By Mary Ann Grignon, Team Leader
Since 2006, when I joined PCB, one person or another has challenged me to think outside the box, indeed to work totally outside my comfort zone. This was never more the case than when our president asked me to lead the Membership Development Team. Having agreed to do so, I thought I would bring all of you, our body of members, into the conversation.
Each one of you is of utmost importance to the PCB organization so my key question is, are your needs being met as a member of PCB? To help you answer this question, and to help the Membership Team develop strategies and work on your behalf, we’d be most appreciative if you would take the time to answer the very brief questionnaire below and share your thoughts. I can be reach by email to email@example.com or by phone at 570-807-1276. I assure you that all comments will be kept in the strictest of confidence. Our goal is simply to make your experience as a current member and the experience of future members all it can be.
1. Do you belong to a chapter that meets face-to-face?
2. Are you satisfied with your experience?
3. In what kinds of activities do you participate that you might recommend to other chapters?
4. If given the opportunity, would you join a special interest group that might meet by computer chat or telephone conference such as for guide dog users, tech talk, student interests, tips and tricks exchange, etc.?
5. Have you recently left a chapter and if so, what was the reason?
6. How do you think PCB can better serve its members?
7. If given the opportunity, would you agree to be a mentor to those new to vision loss?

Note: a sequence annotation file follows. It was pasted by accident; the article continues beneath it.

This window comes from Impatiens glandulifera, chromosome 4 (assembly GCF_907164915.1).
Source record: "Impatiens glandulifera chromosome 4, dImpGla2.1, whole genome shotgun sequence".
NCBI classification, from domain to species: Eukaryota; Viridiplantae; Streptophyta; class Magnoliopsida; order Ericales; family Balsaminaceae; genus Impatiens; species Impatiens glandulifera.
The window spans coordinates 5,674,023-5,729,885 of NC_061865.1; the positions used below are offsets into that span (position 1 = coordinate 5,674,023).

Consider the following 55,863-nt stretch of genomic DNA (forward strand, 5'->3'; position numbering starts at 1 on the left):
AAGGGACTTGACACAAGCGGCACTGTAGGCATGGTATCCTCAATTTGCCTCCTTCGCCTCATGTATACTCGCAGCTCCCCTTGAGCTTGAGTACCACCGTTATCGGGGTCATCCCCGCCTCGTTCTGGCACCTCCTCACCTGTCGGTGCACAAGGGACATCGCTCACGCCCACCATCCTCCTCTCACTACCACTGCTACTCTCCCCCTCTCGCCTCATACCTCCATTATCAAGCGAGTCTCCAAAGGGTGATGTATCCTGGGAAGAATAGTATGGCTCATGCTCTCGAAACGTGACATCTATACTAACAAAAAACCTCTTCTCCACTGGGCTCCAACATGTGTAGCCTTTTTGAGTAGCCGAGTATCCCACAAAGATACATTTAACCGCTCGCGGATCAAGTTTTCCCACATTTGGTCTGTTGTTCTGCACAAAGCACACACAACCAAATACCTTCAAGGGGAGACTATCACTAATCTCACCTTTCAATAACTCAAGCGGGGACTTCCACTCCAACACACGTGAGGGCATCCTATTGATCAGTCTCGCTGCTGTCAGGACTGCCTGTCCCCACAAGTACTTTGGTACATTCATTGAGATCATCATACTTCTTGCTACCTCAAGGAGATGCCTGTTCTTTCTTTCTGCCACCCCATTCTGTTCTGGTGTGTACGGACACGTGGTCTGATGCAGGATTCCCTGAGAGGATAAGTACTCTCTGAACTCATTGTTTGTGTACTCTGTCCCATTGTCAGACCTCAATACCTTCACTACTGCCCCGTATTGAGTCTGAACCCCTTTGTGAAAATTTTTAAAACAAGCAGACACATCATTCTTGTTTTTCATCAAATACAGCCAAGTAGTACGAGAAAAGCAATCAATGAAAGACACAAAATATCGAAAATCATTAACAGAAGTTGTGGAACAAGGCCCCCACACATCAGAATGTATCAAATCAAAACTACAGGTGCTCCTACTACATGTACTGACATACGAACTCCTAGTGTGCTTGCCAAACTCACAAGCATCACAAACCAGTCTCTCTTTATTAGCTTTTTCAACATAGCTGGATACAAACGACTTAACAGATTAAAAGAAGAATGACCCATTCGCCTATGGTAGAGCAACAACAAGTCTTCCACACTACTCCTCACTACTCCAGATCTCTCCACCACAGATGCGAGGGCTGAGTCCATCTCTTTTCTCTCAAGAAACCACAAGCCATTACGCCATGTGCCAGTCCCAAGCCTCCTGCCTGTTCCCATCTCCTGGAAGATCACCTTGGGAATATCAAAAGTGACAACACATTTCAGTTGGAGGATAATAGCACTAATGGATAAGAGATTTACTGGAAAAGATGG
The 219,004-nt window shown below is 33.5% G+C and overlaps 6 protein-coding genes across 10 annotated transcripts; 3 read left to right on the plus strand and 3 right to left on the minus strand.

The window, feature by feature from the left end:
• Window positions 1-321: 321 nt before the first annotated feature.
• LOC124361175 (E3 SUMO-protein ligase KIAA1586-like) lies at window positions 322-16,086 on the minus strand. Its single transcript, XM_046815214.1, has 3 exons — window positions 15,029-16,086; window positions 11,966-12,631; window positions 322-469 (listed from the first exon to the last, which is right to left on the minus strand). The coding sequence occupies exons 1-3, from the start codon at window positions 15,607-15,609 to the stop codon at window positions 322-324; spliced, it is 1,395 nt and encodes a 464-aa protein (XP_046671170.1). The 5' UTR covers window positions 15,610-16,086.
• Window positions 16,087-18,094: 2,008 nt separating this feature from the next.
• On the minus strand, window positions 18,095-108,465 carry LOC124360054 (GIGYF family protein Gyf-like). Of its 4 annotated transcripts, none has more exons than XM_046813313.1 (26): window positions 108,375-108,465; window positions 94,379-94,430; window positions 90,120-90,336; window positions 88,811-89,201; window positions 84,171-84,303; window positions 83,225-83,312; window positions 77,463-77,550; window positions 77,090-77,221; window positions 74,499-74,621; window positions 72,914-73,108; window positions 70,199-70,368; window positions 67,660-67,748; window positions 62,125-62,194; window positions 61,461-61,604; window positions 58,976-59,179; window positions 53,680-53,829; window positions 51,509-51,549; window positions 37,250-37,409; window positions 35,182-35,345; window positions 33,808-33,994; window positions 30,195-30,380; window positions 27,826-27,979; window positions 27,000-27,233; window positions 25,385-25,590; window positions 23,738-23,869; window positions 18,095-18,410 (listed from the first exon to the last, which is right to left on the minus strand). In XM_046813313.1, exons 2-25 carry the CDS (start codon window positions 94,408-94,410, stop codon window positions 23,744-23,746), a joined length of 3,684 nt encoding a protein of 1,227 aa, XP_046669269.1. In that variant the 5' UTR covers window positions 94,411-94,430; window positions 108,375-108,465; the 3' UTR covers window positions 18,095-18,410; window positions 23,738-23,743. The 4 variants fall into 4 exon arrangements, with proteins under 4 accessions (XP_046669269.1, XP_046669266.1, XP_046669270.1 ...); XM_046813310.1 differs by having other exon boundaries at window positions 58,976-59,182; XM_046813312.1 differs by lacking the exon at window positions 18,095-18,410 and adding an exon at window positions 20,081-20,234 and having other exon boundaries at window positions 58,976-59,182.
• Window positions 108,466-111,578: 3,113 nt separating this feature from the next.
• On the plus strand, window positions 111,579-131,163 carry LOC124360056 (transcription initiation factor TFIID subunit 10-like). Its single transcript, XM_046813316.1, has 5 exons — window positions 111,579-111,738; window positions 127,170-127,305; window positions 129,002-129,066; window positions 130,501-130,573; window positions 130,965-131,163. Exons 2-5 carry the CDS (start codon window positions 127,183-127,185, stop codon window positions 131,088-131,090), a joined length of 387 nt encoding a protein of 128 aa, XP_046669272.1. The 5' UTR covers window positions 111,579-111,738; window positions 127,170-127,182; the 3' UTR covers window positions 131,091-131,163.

What’s that, oh, you want to know what this mentoring opportunity might be? Ok, well I’ll give you a peek at what the membership team has been conjuring up in these past 2 months. In our collective experiences, we have found that when a person is new to vision loss, often they are fearful, depressed and most of all, either misinformed or entirely uninformed about life after vision loss. We believe that there is no one better to guide such individuals and/or their families, friends and colleagues through these difficult times than a person who has experienced vision loss and successfully navigated through those difficult days of isolation and confusion. So, if you believe yourself to be a positive person with experiences and guidance to offer, please consider and express your interest in being a mentor. Our team will be in touch when we are ready to launch the PCB mentoring program.
As leader of the Membership Development Team, I hope to hear from you very soon so we can begin our work in making your membership as meaningful as possible. My cohorts in this effort are William Grignon, Brent Kessler, Rose Martin, Al Pietrolungo, Pat Russell, and Nancy Scott.